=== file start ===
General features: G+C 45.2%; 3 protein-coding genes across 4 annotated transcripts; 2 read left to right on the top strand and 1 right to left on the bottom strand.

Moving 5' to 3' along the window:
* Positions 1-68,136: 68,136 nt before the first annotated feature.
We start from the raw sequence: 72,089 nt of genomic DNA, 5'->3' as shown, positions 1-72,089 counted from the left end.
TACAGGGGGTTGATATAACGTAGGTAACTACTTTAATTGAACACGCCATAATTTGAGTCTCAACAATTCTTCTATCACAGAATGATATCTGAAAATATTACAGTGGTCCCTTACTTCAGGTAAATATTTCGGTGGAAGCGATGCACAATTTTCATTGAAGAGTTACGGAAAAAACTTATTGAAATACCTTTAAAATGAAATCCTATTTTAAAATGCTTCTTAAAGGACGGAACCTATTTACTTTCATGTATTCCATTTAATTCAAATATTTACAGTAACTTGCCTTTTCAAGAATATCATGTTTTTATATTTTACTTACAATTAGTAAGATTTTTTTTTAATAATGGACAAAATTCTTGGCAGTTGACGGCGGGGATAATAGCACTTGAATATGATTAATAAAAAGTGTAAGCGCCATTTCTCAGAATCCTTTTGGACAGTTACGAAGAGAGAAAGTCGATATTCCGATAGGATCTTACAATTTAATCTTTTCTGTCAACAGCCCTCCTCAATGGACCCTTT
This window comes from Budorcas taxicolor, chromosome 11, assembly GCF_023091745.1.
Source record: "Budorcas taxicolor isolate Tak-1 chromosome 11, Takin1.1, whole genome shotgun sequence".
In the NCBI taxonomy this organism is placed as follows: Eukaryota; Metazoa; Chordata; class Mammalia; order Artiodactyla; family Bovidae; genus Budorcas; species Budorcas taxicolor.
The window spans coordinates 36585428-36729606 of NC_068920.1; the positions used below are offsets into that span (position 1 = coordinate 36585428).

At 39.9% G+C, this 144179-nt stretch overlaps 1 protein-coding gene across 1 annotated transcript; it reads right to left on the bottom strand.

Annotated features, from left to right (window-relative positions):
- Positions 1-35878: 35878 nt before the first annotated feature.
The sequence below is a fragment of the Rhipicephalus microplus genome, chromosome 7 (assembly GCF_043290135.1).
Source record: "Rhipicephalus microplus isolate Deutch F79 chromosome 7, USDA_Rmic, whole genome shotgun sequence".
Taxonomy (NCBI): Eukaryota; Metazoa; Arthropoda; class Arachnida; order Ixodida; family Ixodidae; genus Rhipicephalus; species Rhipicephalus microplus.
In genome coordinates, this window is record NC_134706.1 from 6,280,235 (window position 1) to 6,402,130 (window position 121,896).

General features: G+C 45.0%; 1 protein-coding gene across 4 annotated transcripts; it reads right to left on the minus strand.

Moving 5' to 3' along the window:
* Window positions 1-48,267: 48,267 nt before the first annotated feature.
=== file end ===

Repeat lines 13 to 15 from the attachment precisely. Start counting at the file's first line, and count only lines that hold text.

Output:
The sequence below is a fragment of the Rhipicephalus microplus genome, chromosome 7 (assembly GCF_043290135.1).
Source record: "Rhipicephalus microplus isolate Deutch F79 chromosome 7, USDA_Rmic, whole genome shotgun sequence".
Taxonomy (NCBI): Eukaryota; Metazoa; Arthropoda; class Arachnida; order Ixodida; family Ixodidae; genus Rhipicephalus; species Rhipicephalus microplus.